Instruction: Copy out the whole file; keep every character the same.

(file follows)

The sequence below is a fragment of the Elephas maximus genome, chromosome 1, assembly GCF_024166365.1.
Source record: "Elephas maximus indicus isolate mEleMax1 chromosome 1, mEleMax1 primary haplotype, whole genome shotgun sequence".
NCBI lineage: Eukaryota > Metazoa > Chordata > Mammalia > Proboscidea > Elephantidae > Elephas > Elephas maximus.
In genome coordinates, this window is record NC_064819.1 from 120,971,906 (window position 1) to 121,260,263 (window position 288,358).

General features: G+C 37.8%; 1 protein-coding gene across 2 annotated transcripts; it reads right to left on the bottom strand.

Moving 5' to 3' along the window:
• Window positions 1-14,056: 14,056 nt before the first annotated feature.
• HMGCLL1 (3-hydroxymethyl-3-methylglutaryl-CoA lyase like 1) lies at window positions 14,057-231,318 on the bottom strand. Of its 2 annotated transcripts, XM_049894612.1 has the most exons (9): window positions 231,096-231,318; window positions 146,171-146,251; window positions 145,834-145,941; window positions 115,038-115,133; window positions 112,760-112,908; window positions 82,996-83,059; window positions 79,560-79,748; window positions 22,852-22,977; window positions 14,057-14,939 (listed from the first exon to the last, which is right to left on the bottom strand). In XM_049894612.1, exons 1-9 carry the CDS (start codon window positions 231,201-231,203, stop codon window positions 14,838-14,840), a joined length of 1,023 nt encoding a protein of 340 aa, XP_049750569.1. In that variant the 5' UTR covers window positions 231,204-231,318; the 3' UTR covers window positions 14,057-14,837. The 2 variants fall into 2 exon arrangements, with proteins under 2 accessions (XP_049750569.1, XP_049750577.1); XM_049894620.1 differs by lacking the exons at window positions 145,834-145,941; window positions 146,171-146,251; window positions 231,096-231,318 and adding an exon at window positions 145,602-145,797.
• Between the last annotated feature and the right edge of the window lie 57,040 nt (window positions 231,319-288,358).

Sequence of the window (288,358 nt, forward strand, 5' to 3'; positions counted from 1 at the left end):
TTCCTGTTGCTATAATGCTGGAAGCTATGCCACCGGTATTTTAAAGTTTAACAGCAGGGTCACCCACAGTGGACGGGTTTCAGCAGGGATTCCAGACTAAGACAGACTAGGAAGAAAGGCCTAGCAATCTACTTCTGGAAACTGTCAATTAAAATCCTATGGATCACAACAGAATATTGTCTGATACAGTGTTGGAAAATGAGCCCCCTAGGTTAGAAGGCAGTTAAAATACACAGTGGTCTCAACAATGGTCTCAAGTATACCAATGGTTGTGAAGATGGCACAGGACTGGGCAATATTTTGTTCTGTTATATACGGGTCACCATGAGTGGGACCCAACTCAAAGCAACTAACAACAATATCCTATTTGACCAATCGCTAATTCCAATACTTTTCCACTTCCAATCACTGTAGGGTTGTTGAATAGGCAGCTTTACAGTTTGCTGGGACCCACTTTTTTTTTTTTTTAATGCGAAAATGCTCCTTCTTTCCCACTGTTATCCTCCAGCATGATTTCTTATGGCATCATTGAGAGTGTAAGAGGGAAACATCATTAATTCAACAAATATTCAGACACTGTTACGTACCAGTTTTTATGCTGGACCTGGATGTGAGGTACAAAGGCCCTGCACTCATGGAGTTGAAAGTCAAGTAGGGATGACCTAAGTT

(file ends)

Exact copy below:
The sequence below is a fragment of the Elephas maximus genome, chromosome 1, assembly GCF_024166365.1.
Source record: "Elephas maximus indicus isolate mEleMax1 chromosome 1, mEleMax1 primary haplotype, whole genome shotgun sequence".
NCBI lineage: Eukaryota > Metazoa > Chordata > Mammalia > Proboscidea > Elephantidae > Elephas > Elephas maximus.
In genome coordinates, this window is record NC_064819.1 from 120,971,906 (window position 1) to 121,260,263 (window position 288,358).

General features: G+C 37.8%; 1 protein-coding gene across 2 annotated transcripts; it reads right to left on the bottom strand.

Moving 5' to 3' along the window:
• Window positions 1-14,056: 14,056 nt before the first annotated feature.
• HMGCLL1 (3-hydroxymethyl-3-methylglutaryl-CoA lyase like 1) lies at window positions 14,057-231,318 on the bottom strand. Of its 2 annotated transcripts, XM_049894612.1 has the most exons (9): window positions 231,096-231,318; window positions 146,171-146,251; window positions 145,834-145,941; window positions 115,038-115,133; window positions 112,760-112,908; window positions 82,996-83,059; window positions 79,560-79,748; window positions 22,852-22,977; window positions 14,057-14,939 (listed from the first exon to the last, which is right to left on the bottom strand). In XM_049894612.1, exons 1-9 carry the CDS (start codon window positions 231,201-231,203, stop codon window positions 14,838-14,840), a joined length of 1,023 nt encoding a protein of 340 aa, XP_049750569.1. In that variant the 5' UTR covers window positions 231,204-231,318; the 3' UTR covers window positions 14,057-14,837. The 2 variants fall into 2 exon arrangements, with proteins under 2 accessions (XP_049750569.1, XP_049750577.1); XM_049894620.1 differs by lacking the exons at window positions 145,834-145,941; window positions 146,171-146,251; window positions 231,096-231,318 and adding an exon at window positions 145,602-145,797.
• Between the last annotated feature and the right edge of the window lie 57,040 nt (window positions 231,319-288,358).

Sequence of the window (288,358 nt, forward strand, 5' to 3'; positions counted from 1 at the left end):
TTCCTGTTGCTATAATGCTGGAAGCTATGCCACCGGTATTTTAAAGTTTAACAGCAGGGTCACCCACAGTGGACGGGTTTCAGCAGGGATTCCAGACTAAGACAGACTAGGAAGAAAGGCCTAGCAATCTACTTCTGGAAACTGTCAATTAAAATCCTATGGATCACAACAGAATATTGTCTGATACAGTGTTGGAAAATGAGCCCCCTAGGTTAGAAGGCAGTTAAAATACACAGTGGTCTCAACAATGGTCTCAAGTATACCAATGGTTGTGAAGATGGCACAGGACTGGGCAATATTTTGTTCTGTTATATACGGGTCACCATGAGTGGGACCCAACTCAAAGCAACTAACAACAATATCCTATTTGACCAATCGCTAATTCCAATACTTTTCCACTTCCAATCACTGTAGGGTTGTTGAATAGGCAGCTTTACAGTTTGCTGGGACCCACTTTTTTTTTTTTTTAATGCGAAAATGCTCCTTCTTTCCCACTGTTATCCTCCAGCATGATTTCTTATGGCATCATTGAGAGTGTAAGAGGGAAACATCATTAATTCAACAAATATTCAGACACTGTTACGTACCAGTTTTTATGCTGGACCTGGATGTGAGGTACAAAGGCCCTGCACTCATGGAGTTGAAAGTCAAGTAGGGATGACCTAAGTT